Marta Millaret, Communication and Documentation Unit, Agència de Qualitat i Avaluació Sanitàries de Catalunya (AQuAS)
To continue the analysis of the participation of citizens in health policies, a careful and wise consideration of who participates, for what reasons and from which location, is required. Let’s go a little further: The 2012 report from the Belgian Health Care Knowledge Centre and the report from the Australian Commission on Safety and Quality in Healthcare, 2010, deal with these issues. An article published in “The Milbank Quarterly” magazine and another one published in the “Health Policy” journal also shed light and shadows on the issue. Let’s see it in terms of successes, benefits and risks.
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What are the successful experiences of participation?
The successful participation at the political level lays in the formation of alliances and the recognition of the intrinsic value of working together, especially when dealing with common issues such as the implementation of new laws or government policies. Unfortunately, there is little knowledge about the impact that the groups of patients and users ultimately have in the political process.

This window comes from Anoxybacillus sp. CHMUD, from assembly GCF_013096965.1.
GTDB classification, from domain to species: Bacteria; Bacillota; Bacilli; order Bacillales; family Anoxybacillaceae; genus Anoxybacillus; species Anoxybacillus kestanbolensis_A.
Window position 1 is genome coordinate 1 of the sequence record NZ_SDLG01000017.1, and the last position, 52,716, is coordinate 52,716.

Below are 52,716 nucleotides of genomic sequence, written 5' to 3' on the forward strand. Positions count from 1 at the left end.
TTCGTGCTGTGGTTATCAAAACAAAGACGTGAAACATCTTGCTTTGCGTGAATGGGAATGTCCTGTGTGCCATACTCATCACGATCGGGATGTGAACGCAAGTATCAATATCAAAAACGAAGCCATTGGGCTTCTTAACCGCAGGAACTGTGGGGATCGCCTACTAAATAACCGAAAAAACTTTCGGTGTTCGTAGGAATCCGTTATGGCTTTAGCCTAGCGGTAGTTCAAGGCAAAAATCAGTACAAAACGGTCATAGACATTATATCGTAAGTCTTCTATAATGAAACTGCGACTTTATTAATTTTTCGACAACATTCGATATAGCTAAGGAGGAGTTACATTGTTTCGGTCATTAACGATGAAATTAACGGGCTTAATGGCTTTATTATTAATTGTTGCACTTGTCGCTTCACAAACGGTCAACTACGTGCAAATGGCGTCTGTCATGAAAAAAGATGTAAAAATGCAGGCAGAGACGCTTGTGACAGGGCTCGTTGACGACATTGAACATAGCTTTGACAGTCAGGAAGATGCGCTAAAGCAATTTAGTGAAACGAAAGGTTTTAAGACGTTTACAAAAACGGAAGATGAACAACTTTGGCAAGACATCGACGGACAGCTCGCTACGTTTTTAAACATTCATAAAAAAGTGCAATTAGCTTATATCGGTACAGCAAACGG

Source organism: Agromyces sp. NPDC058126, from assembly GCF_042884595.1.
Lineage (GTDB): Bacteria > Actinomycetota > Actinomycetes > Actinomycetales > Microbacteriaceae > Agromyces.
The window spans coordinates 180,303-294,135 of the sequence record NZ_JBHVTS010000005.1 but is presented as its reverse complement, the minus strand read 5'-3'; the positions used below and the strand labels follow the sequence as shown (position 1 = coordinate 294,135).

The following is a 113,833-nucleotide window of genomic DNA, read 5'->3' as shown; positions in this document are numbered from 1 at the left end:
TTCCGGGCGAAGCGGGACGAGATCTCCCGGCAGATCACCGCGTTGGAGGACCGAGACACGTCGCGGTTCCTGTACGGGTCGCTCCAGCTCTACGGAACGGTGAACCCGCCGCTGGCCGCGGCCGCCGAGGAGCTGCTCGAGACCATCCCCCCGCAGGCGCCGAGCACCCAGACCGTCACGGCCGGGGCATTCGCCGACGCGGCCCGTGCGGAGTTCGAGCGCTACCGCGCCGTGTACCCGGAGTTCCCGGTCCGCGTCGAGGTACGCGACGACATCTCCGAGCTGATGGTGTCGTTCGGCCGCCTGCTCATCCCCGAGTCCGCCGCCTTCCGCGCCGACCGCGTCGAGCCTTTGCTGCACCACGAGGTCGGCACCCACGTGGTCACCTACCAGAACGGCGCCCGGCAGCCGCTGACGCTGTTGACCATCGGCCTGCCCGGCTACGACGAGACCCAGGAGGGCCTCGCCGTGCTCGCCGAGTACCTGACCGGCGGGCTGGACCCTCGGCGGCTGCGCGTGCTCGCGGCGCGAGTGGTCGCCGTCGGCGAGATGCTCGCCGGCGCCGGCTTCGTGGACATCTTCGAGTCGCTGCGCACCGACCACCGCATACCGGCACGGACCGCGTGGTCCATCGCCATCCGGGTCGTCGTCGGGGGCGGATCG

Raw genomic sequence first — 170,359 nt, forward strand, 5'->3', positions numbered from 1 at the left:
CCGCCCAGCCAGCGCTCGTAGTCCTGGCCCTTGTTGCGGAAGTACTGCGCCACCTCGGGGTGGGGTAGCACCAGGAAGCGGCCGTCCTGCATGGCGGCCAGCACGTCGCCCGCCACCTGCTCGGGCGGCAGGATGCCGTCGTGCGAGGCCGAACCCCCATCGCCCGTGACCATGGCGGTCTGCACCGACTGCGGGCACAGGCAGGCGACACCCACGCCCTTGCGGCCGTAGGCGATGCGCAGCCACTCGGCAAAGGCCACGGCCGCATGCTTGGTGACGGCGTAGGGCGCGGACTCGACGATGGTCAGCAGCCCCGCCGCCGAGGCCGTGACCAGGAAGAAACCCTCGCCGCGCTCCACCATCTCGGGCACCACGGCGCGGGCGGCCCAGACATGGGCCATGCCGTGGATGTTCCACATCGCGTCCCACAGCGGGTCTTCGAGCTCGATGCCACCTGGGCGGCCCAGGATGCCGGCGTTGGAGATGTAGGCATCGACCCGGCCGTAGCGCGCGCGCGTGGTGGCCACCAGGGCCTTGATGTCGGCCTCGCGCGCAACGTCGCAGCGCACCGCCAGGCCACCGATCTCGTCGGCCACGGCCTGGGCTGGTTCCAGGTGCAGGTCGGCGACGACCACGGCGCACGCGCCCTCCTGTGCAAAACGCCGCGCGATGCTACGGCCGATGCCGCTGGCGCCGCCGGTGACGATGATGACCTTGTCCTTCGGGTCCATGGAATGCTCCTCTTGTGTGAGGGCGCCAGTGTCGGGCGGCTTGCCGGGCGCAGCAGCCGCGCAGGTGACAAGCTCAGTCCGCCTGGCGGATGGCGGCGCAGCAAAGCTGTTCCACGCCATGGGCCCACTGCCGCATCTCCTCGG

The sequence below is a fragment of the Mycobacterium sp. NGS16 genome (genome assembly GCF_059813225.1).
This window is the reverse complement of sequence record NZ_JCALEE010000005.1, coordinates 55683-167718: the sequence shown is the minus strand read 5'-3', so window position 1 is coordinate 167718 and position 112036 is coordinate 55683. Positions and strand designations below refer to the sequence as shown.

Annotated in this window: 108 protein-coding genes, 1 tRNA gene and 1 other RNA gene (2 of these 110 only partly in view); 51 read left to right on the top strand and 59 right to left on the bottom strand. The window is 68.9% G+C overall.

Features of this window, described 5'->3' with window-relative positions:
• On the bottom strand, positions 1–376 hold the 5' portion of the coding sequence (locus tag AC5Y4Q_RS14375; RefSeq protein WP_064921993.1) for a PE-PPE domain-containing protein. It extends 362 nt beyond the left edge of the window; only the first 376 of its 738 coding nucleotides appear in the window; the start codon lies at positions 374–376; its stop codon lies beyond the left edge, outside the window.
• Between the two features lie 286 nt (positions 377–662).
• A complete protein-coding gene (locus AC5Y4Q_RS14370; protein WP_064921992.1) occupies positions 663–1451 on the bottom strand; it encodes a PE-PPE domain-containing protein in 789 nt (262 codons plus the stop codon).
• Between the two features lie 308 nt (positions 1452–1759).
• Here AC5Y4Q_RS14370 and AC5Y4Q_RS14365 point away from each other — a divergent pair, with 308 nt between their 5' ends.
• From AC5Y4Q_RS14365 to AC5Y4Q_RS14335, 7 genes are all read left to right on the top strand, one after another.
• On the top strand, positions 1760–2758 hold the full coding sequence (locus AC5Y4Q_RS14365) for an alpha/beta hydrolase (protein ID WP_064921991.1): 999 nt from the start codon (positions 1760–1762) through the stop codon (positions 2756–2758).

Among the strategies used by these groups when trying to influence policy decisions, include the construction of links with government members, active presence in the media and the development of influential policies aimed at patients, users, carers and professionals. When it comes to successfully influencing, three strong aspects stand out: experience; promoting intra and intergroup relationships and the promotion of political relationships.
Quality criteria for patient organizations have been progressively defined in recent years. These quality criteria refer to having a code of ethics and good practice, transparency in economic management, public disclosure of conflicts of interest and received funding, elaboration of annual reports of undertaken activities and public access to these reports, flexibility when it comes to joining into a common front as opposed to acting in a fragmented way and a clear definition of roles based on objectives and results.
What are the expected benefits of participation?
The benefits of participation in the field of health services are in principle, improving the quality of care, public debate and/or the legitimacy of decisions, representativeness and increased competition, promoting confidence in health services and addressing inequalities and opportunities at health care level when it comes to supporting acting at individual and community level.
What are the risks of participation?
The risks of participation are in the imbalance of power and the lack of willingness to share this power, inadequate human and financial resources to make participation really effective, the difficulty of finding adequate representation that expresses the collective views, the risk of exploitation of patients by another participant (here it’s easy to think in the interests of the pharmaceutical industry), the exercise of pressure from powerful groups and generation of new power imbalances.
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